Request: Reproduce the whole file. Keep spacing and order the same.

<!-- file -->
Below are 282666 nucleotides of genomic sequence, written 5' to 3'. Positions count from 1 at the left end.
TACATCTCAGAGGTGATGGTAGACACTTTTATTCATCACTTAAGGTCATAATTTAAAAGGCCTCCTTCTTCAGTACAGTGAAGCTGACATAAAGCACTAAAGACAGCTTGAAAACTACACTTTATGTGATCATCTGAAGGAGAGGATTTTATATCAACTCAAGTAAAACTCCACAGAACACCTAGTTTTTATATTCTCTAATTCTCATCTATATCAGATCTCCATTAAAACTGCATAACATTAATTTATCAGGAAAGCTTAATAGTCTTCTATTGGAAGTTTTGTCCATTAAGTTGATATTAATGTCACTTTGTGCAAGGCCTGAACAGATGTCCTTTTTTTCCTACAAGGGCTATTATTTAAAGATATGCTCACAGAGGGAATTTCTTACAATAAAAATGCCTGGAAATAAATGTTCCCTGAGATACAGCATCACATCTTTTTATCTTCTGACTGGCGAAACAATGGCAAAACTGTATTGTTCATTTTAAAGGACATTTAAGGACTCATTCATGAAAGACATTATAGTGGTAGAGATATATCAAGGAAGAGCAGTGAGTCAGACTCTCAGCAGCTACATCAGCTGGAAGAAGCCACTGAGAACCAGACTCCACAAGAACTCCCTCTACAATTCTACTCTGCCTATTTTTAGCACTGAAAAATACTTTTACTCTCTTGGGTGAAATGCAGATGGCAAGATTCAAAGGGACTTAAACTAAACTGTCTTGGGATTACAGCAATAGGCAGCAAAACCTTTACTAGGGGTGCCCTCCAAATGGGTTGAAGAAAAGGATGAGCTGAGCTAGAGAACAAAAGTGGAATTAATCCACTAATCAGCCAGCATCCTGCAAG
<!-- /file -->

Below are 282666 nucleotides of genomic sequence, written 5' to 3'. Positions count from 1 at the left end.
TACATCTCAGAGGTGATGGTAGACACTTTTATTCATCACTTAAGGTCATAATTTAAAAGGCCTCCTTCTTCAGTACAGTGAAGCTGACATAAAGCACTAAAGACAGCTTGAAAACTACACTTTATGTGATCATCTGAAGGAGAGGATTTTATATCAACTCAAGTAAAACTCCACAGAACACCTAGTTTTTATATTCTCTAATTCTCATCTATATCAGATCTCCATTAAAACTGCATAACATTAATTTATCAGGAAAGCTTAATAGTCTTCTATTGGAAGTTTTGTCCATTAAGTTGATATTAATGTCACTTTGTGCAAGGCCTGAACAGATGTCCTTTTTTTCCTACAAGGGCTATTATTTAAAGATATGCTCACAGAGGGAATTTCTTACAATAAAAATGCCTGGAAATAAATGTTCCCTGAGATACAGCATCACATCTTTTTATCTTCTGACTGGCGAAACAATGGCAAAACTGTATTGTTCATTTTAAAGGACATTTAAGGACTCATTCATGAAAGACATTATAGTGGTAGAGATATATCAAGGAAGAGCAGTGAGTCAGACTCTCAGCAGCTACATCAGCTGGAAGAAGCCACTGAGAACCAGACTCCACAAGAACTCCCTCTACAATTCTACTCTGCCTATTTTTAGCACTGAAAAATACTTTTACTCTCTTGGGTGAAATGCAGATGGCAAGATTCAAAGGGACTTAAACTAAACTGTCTTGGGATTACAGCAATAGGCAGCAAAACCTTTACTAGGGGTGCCCTCCAAATGGGTTGAAGAAAAGGATGAGCTGAGCTAGAGAACAAAAGTGGAATTAATCCACTAATCAGCCAGCATCCTGCAAG